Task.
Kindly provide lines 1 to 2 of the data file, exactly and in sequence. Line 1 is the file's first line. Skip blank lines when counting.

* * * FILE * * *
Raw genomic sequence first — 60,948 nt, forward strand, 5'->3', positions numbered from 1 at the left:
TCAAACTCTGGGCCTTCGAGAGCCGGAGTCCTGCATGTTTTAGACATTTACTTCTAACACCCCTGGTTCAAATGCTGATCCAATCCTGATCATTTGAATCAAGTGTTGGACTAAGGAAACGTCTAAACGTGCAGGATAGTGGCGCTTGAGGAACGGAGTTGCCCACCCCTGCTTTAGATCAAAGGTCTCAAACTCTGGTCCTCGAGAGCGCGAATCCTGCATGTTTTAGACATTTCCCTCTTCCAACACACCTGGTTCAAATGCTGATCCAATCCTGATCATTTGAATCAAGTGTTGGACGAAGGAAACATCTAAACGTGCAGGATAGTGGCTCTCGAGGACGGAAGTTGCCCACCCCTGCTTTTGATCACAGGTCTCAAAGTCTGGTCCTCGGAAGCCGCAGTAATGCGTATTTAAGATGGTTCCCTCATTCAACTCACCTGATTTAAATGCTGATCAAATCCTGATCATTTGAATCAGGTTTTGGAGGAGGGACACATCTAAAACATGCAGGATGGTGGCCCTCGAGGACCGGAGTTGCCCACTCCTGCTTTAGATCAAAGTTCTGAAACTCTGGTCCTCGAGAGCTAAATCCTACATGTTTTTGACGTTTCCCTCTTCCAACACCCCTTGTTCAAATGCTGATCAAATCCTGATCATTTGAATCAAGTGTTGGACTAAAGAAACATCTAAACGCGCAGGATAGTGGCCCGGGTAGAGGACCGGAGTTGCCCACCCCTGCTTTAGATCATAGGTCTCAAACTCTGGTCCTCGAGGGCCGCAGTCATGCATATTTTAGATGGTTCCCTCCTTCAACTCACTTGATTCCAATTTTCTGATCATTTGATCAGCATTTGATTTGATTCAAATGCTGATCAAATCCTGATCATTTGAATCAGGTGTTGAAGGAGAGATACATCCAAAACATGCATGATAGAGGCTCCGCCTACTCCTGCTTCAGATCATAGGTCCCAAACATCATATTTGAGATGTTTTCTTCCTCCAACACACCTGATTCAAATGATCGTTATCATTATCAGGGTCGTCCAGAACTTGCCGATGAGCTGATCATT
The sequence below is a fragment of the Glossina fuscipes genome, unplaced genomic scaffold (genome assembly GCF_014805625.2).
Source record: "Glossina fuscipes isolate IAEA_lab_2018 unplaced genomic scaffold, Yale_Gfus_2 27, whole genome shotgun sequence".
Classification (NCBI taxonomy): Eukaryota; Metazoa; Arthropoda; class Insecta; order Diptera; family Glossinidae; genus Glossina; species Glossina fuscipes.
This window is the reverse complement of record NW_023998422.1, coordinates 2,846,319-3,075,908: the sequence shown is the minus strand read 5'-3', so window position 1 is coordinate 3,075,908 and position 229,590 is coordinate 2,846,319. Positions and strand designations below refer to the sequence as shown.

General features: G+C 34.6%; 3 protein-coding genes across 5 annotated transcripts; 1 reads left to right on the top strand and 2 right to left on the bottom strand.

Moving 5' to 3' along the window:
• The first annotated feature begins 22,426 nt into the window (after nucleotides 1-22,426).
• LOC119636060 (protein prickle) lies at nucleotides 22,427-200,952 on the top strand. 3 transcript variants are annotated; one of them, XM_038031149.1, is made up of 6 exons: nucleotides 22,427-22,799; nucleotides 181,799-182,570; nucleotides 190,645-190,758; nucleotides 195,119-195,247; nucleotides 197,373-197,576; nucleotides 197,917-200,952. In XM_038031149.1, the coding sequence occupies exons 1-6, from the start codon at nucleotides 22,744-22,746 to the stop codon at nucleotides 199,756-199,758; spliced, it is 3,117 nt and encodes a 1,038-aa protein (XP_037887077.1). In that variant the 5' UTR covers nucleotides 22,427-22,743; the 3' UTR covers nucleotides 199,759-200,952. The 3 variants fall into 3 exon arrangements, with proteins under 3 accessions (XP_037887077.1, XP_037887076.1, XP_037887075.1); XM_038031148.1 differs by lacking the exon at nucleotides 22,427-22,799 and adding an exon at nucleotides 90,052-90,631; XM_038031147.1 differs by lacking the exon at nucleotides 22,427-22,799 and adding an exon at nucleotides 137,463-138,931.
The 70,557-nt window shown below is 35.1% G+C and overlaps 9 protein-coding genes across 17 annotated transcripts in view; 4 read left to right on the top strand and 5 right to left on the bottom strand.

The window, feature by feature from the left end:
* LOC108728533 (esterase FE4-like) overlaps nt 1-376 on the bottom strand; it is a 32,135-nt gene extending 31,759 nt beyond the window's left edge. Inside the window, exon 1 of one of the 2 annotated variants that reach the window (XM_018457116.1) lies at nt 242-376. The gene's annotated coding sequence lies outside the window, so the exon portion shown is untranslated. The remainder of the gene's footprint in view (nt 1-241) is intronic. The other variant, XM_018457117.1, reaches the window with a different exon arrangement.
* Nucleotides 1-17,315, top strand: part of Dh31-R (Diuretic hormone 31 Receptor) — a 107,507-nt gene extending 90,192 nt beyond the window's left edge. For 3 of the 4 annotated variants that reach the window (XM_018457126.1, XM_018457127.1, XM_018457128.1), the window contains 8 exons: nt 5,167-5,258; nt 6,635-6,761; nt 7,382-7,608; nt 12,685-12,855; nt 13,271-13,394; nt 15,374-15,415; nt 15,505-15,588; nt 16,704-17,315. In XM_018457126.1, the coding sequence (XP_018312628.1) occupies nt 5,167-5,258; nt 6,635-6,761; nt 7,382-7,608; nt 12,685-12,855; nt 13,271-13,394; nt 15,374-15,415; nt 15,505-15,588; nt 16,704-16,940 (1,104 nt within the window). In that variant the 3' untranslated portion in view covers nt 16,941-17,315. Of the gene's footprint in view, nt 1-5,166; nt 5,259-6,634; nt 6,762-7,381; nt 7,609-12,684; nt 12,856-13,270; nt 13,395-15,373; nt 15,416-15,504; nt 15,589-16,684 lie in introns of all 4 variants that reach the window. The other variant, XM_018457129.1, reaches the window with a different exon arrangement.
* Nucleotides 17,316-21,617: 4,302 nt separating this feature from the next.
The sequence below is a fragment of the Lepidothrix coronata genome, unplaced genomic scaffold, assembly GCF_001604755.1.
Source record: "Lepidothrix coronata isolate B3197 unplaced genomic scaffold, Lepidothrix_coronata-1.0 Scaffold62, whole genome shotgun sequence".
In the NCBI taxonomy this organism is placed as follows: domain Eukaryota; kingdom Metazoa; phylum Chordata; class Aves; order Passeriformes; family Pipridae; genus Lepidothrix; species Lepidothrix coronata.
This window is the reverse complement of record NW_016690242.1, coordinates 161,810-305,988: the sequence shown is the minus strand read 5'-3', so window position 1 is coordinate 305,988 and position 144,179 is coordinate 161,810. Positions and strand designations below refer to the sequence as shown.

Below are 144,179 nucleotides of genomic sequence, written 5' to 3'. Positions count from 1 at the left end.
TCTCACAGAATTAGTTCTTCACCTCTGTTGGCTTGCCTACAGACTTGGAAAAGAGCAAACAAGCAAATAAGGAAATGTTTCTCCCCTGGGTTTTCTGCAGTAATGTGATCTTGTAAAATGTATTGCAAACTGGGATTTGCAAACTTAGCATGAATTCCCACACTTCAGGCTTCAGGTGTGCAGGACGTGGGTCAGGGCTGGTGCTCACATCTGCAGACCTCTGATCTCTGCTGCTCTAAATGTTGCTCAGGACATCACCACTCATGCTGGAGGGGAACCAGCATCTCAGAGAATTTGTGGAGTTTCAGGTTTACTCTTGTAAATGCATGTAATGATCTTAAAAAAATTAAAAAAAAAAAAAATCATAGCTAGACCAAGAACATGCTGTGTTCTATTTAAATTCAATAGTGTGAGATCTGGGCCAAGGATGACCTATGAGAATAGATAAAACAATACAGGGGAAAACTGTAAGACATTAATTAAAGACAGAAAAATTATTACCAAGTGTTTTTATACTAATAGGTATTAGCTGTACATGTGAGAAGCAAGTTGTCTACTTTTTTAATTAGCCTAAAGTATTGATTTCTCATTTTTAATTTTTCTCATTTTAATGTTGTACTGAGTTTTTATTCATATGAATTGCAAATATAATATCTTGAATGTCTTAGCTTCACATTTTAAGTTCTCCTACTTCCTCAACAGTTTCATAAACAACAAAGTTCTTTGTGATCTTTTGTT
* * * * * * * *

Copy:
Raw genomic sequence first — 60,948 nt, forward strand, 5'->3', positions numbered from 1 at the left:
TCAAACTCTGGGCCTTCGAGAGCCGGAGTCCTGCATGTTTTAGACATTTACTTCTAACACCCCTGGTTCAAATGCTGATCCAATCCTGATCATTTGAATCAAGTGTTGGACTAAGGAAACGTCTAAACGTGCAGGATAGTGGCGCTTGAGGAACGGAGTTGCCCACCCCTGCTTTAGATCAAAGGTCTCAAACTCTGGTCCTCGAGAGCGCGAATCCTGCATGTTTTAGACATTTCCCTCTTCCAACACACCTGGTTCAAATGCTGATCCAATCCTGATCATTTGAATCAAGTGTTGGACGAAGGAAACATCTAAACGTGCAGGATAGTGGCTCTCGAGGACGGAAGTTGCCCACCCCTGCTTTTGATCACAGGTCTCAAAGTCTGGTCCTCGGAAGCCGCAGTAATGCGTATTTAAGATGGTTCCCTCATTCAACTCACCTGATTTAAATGCTGATCAAATCCTGATCATTTGAATCAGGTTTTGGAGGAGGGACACATCTAAAACATGCAGGATGGTGGCCCTCGAGGACCGGAGTTGCCCACTCCTGCTTTAGATCAAAGTTCTGAAACTCTGGTCCTCGAGAGCTAAATCCTACATGTTTTTGACGTTTCCCTCTTCCAACACCCCTTGTTCAAATGCTGATCAAATCCTGATCATTTGAATCAAGTGTTGGACTAAAGAAACATCTAAACGCGCAGGATAGTGGCCCGGGTAGAGGACCGGAGTTGCCCACCCCTGCTTTAGATCATAGGTCTCAAACTCTGGTCCTCGAGGGCCGCAGTCATGCATATTTTAGATGGTTCCCTCCTTCAACTCACTTGATTCCAATTTTCTGATCATTTGATCAGCATTTGATTTGATTCAAATGCTGATCAAATCCTGATCATTTGAATCAGGTGTTGAAGGAGAGATACATCCAAAACATGCATGATAGAGGCTCCGCCTACTCCTGCTTCAGATCATAGGTCCCAAACATCATATTTGAGATGTTTTCTTCCTCCAACACACCTGATTCAAATGATCGTTATCATTATCAGGGTCGTCCAGAACTTGCCGATGAGCTGATCATT